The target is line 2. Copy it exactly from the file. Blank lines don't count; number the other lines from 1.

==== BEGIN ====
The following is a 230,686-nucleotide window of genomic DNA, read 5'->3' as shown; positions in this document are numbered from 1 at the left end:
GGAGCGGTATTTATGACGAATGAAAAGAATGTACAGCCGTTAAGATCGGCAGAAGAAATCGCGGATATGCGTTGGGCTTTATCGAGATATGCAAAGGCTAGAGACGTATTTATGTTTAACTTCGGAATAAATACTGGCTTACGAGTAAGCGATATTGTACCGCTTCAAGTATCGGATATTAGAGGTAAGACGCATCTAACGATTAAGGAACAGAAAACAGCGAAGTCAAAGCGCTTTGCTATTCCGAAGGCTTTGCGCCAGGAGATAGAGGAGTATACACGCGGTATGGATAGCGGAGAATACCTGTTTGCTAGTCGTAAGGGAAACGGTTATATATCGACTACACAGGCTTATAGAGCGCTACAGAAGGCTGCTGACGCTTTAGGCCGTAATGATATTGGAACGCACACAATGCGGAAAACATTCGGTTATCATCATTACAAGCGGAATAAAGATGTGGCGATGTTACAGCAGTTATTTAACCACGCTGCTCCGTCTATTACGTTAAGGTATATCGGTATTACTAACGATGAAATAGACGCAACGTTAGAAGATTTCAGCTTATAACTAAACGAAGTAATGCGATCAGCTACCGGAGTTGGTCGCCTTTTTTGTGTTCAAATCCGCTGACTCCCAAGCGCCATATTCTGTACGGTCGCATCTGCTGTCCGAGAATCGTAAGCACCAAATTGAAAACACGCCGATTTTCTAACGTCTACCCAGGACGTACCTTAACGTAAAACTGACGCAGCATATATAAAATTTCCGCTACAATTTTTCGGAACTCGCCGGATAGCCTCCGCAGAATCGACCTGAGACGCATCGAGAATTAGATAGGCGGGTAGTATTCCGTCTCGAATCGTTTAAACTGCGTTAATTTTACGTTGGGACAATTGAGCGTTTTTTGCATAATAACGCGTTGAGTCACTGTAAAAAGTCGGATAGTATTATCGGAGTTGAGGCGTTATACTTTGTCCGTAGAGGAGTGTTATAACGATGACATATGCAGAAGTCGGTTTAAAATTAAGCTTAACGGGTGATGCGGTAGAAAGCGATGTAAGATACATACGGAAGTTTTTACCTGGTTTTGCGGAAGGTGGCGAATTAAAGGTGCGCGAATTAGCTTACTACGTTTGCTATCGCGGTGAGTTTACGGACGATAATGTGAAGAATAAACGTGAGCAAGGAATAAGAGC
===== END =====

GGAGCGGTATTTATGACGAATGAAAAGAATGTACAGCCGTTAAGATCGGCAGAAGAAATCGCGGATATGCGTTGGGCTTTATCGAGATATGCAAAGGCTAGAGACGTATTTATGTTTAACTTCGGAATAAATACTGGCTTACGAGTAAGCGATATTGTACCGCTTCAAGTATCGGATATTAGAGGTAAGACGCATCTAACGATTAAGGAACAGAAAACAGCGAAGTCAAAGCGCTTTGCTATTCCGAAGGCTTTGCGCCAGGAGATAGAGGAGTATACACGCGGTATGGATAGCGGAGAATACCTGTTTGCTAGTCGTAAGGGAAACGGTTATATATCGACTACACAGGCTTATAGAGCGCTACAGAAGGCTGCTGACGCTTTAGGCCGTAATGATATTGGAACGCACACAATGCGGAAAACATTCGGTTATCATCATTACAAGCGGAATAAAGATGTGGCGATGTTACAGCAGTTATTTAACCACGCTGCTCCGTCTATTACGTTAAGGTATATCGGTATTACTAACGATGAAATAGACGCAACGTTAGAAGATTTCAGCTTATAACTAAACGAAGTAATGCGATCAGCTACCGGAGTTGGTCGCCTTTTTTGTGTTCAAATCCGCTGACTCCCAAGCGCCATATTCTGTACGGTCGCATCTGCTGTCCGAGAATCGTAAGCACCAAATTGAAAACACGCCGATTTTCTAACGTCTACCCAGGACGTACCTTAACGTAAAACTGACGCAGCATATATAAAATTTCCGCTACAATTTTTCGGAACTCGCCGGATAGCCTCCGCAGAATCGACCTGAGACGCATCGAGAATTAGATAGGCGGGTAGTATTCCGTCTCGAATCGTTTAAACTGCGTTAATTTTACGTTGGGACAATTGAGCGTTTTTTGCATAATAACGCGTTGAGTCACTGTAAAAAGTCGGATAGTATTATCGGAGTTGAGGCGTTATACTTTGTCCGTAGAGGAGTGTTATAACGATGACATATGCAGAAGTCGGTTTAAAATTAAGCTTAACGGGTGATGCGGTAGAAAGCGATGTAAGATACATACGGAAGTTTTTACCTGGTTTTGCGGAAGGTGGCGAATTAAAGGTGCGCGAATTAGCTTACTACGTTTGCTATCGCGGTGAGTTTACGGACGATAATGTGAAGAATAAACGTGAGCAAGGAATAAGAGC